Is the Spring of Discontent just a nine-day wonder?

After a long and tedious winter, Spring is in the air and the daffodils are coming out. So, unfortunately, are union members.

There’s strike activity in the Civil Service over pensions, on the railways over possible job cuts, British Gas over changes to jobs, and of course the BA strike about staffing levels on flights.

Back to the 1970s? Not quite. Back then, most disputes were over pay – there is at least a degree of realism about that these days. There’s no doubt that many union members feel strongly about the issues, but there is also a fair amount of political game playing by union leadership which thinks it can put the screws on the Government as an election draws ever closer.

The wider public, faced with difficult personal decisions and the fear of job loss in many areas of the private sector, has a different perspective. Bear in mind that unionism is now very much a public sector phenomenon. Union density is 57% in the public sector as against 15% in the private sector. Moreover, if you strip out ex-public sector (and still highly regulated) areas such as utilities, BA and the railways, the unionisation rate in the “real” private sector is little more than 10%. Those with torn-up travel plans this Easter must be wondering why we still persist in allowing a minority to engage in disruptive union activity. And anyway, why should public and quasi-public sector workers be immune from the necessary restructuring which the recession has entailed?

It’s not as if we were still in some red-in-tooth-and-claw employment jungle. We are now in a highly regulated labour market where employment protection, anti-discrimination legislation, the minimum wage and so on have undermined much of the traditional justification for union activity. Economic change is still painful for many, but we are cushioned far more than in the past.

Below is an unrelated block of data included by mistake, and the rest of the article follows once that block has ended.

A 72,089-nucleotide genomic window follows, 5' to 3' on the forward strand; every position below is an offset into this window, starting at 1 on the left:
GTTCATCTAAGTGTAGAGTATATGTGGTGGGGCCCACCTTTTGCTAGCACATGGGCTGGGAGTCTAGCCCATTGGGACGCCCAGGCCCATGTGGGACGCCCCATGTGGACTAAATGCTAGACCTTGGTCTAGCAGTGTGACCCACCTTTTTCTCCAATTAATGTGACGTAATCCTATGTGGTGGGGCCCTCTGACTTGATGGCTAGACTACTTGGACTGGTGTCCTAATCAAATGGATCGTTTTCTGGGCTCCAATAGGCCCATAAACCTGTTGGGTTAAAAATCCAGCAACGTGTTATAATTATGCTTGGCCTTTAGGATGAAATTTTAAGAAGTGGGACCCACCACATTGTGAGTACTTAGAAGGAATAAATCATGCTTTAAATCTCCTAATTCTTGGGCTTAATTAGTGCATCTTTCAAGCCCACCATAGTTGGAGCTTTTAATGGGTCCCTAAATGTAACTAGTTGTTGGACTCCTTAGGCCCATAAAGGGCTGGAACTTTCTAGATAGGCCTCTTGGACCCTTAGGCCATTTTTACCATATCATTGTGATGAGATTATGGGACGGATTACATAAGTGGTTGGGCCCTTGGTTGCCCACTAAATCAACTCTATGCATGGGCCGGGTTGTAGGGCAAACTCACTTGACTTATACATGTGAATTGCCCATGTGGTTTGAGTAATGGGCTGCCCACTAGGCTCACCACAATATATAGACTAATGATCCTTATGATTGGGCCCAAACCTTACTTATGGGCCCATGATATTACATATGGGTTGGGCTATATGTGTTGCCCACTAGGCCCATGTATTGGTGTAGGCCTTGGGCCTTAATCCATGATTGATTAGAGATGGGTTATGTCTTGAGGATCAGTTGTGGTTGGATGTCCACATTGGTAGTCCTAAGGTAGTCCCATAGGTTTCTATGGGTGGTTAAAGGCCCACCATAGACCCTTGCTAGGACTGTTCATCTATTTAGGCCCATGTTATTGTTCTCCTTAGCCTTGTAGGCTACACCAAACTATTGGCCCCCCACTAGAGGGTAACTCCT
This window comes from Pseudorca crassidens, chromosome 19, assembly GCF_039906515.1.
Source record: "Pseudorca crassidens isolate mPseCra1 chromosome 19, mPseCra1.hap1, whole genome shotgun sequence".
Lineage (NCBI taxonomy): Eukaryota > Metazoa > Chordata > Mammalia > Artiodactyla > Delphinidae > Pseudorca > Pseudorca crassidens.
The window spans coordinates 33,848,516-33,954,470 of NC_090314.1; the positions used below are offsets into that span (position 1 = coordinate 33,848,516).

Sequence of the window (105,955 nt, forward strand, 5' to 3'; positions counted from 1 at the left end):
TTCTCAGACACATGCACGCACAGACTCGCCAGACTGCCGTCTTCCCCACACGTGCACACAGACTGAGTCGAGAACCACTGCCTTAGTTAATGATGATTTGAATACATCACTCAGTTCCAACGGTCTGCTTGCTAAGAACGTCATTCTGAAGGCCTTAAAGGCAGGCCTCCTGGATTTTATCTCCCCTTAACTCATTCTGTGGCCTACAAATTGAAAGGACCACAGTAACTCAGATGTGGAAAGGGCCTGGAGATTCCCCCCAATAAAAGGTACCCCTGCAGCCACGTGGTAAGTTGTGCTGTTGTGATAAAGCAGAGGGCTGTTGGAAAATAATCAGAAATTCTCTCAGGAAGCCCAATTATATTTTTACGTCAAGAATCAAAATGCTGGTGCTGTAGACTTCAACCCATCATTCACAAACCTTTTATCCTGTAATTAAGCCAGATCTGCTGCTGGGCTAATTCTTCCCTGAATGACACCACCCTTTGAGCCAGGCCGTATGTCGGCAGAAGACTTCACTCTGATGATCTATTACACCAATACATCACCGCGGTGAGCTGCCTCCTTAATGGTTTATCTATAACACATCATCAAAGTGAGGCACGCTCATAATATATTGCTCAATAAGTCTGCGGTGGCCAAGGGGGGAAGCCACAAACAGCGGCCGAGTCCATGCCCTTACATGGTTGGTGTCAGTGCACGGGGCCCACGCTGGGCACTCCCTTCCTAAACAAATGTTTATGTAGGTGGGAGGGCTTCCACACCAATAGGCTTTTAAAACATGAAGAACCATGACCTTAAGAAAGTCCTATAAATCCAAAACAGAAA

Today’s trade unionists are also very different from the miners, dockers and carworkers of yesteryear. They are mainly in white collar, technical and professional jobs; they are more highly educated than the workforce as a whole; they are paid on average 12.5% more than non-union members. They are in fact a relatively privileged group.

After the long period of union reform under Mrs Thatcher and Mr Major, New Labour appeared to acquiesce in a “new industrial settlement” which saw a greatly reduced role for unions, while the Conservatives felt that they had achieved all that was necessary and that the unions could be left in peace.

This may not be the case much longer if this new wave of militancy turns out to be more than a nine-day wonder. Old questions such as compulsory recognition, the right to strike in certain areas of the public sector, the form of strike ballots, union immunity from tort actions and so on could be back on the agenda. Unions need to be very careful that they do not overplay their hand in a febrile political environment.

Len Shackleton says that we are cushioned (from economic change) far more than in the past. I wonder whether that isn’t part of the problem? It is amazing that a majority of the public seems not to believe that government expenditure needs to be cut at all. Maybe some more taxes on ‘the rich’, maybe a slight reduction in the rate of growth in government spending. But that’s it. Low interest rates and government overspending (as well as personal overspending) helped get us into this mess; but it’s difficult to be confident that even lower interest rates and continued (maybe slightly reduced) government overspending are the best way to get us out of it.

Employment protection legislation may be a major factor in the decision to strike. Without it, employers would find it far easier to sack workers who went on strike (unless industrial action were sanctioned in a voluntary employment contract between employer and employee).

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